||The Freya Stark Collection spans the years 1893 to 1993 and embraces in the main her
correspondence, along with publication files of thirteen major works and drafts
considerable number of minor pieces. Also present are some clippings, photographs,
and invitations, together with third party correspondence. The collection is largely
in its original order and is arranged in four series: Series I. Works, 1916-1976
boxes); Series II. Correspondence, 1893-1985 (20.5 boxes); Series III. General
Research, 1913-1976 (.5 box); and Series IV. Additional Materials, 1967-1993 (1
||The Works series includes various drafts of those publications written or edited by
Freya Stark between 1934 and 1976. These are Dust in the
Lion's Paw, Ionia, a Quest, The Minaret of Djam, A Peak in
Darien, Perseus in the Wind, Rome on the Euphrates, Seen in
the Hadhramaut, Space, Time & Movement in
Landscape, Traveller's Prelude, Turkey: a Sketch of Turkish History, The Valleys of the Assassins, A
Winter in Arabia, The Zodiac Arch, and
An Italian Diary. The last title cited is Flora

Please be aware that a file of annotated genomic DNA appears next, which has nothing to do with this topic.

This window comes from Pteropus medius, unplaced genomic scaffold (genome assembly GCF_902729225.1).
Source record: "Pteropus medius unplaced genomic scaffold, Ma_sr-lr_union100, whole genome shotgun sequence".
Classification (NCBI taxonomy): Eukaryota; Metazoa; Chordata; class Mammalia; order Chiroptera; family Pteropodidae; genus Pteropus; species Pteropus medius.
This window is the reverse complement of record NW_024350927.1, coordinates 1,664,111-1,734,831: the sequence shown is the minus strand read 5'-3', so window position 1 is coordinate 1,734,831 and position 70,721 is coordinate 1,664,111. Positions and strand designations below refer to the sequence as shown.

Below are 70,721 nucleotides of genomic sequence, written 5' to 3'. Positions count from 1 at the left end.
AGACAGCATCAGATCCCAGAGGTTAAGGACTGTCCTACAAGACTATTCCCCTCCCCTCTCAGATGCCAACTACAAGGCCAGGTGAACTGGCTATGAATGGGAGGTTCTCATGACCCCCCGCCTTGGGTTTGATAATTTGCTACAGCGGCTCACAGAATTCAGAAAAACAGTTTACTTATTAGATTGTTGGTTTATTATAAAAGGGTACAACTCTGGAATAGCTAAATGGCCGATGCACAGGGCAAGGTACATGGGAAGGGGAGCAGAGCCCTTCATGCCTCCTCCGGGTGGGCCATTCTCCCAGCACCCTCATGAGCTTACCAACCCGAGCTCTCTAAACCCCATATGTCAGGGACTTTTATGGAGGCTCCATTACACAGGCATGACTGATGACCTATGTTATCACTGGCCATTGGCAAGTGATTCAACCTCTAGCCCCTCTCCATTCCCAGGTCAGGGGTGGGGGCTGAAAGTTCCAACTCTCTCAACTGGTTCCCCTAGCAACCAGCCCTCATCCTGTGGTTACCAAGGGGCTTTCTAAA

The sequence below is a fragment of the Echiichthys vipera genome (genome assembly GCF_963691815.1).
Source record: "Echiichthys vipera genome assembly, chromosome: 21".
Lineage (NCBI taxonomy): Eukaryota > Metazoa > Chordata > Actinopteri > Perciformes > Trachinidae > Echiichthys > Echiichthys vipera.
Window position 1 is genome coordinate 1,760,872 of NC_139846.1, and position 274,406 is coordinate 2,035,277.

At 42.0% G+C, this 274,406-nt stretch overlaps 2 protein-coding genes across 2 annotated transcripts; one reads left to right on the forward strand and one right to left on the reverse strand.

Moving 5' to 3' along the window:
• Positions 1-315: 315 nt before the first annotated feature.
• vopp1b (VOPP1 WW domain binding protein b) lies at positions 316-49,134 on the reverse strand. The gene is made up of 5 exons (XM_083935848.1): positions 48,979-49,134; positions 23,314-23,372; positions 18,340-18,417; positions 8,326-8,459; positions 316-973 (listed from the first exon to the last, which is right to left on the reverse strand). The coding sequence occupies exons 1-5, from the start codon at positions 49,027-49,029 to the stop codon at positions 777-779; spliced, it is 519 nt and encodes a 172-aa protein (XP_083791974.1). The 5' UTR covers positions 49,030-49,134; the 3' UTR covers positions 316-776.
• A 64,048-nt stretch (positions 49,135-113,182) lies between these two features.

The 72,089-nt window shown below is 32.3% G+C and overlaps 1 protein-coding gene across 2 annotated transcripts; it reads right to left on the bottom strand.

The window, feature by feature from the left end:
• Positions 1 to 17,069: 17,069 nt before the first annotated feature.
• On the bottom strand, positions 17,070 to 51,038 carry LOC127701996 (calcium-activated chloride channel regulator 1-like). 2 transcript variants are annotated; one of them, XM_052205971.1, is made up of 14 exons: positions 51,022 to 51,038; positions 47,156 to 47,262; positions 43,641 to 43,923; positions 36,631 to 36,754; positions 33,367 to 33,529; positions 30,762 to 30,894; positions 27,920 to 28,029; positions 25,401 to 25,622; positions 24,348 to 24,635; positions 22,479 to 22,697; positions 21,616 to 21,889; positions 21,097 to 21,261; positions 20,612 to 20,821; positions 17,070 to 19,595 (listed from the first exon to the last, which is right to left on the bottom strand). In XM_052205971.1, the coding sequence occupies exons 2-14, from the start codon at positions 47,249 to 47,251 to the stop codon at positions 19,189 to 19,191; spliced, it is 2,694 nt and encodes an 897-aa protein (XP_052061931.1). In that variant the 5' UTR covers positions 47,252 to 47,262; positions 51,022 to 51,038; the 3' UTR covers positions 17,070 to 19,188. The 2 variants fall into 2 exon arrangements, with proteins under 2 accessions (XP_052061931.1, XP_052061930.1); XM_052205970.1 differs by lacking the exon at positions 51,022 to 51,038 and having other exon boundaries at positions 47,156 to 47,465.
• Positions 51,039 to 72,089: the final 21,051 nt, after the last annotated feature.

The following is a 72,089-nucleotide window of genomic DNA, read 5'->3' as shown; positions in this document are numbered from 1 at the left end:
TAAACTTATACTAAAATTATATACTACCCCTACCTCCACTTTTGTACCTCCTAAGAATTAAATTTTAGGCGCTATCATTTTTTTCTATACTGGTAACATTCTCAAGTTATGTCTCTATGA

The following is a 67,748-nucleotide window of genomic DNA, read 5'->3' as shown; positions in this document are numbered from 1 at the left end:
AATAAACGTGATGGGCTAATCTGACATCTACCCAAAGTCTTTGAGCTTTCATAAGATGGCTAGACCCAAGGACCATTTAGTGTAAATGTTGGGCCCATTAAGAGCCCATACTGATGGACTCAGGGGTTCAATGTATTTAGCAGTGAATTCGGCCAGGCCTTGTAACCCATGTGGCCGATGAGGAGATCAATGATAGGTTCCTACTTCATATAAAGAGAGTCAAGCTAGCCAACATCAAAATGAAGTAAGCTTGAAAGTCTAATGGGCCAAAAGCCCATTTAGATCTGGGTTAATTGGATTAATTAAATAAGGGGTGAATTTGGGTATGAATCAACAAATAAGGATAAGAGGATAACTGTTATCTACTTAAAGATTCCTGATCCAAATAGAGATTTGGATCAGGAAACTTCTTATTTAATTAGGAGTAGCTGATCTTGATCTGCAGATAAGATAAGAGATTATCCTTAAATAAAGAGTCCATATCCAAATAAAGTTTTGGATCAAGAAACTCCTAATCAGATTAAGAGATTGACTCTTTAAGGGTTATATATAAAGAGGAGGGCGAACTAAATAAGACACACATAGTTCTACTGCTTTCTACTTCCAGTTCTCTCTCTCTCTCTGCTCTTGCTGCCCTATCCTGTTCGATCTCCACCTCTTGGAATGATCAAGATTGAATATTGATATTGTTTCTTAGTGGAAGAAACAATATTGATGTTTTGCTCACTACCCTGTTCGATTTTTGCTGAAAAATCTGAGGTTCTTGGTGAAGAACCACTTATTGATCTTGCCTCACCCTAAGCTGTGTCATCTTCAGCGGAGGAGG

Stark's account of her detention by the Italian authorities in the early years
World War II, edited after the author's death by her daughter.
||For all titles published by the firm of John Murray beginning in 1933 relevant
correspondence is found in Series II under the personal heading for John "Jock" Murray, 1909-1993. Various other outgoing Freya
Stark letters in that series bear indications of editorial marking for their future
use in either accounts of Miss Stark's travels or as part of her published letters.
Such markings are particularly evident in those addressed to Flora Stark.
||The extensive collection of brief pieces Freya Stark created for various purposes
present in the Works series includes periodical articles, broadcasts, forewords,
juvenilia, lectures, memoranda, and reviews. These range in date from verse written
in 1916 to a dinner address of 1975. Those short pieces found in folders 1.2,
and 1.8 are not individually identified in the folder list but are indexed
alphabetically at the end of the list. Brief pieces set aside for use in The Zodiac Arch, whether actually published there or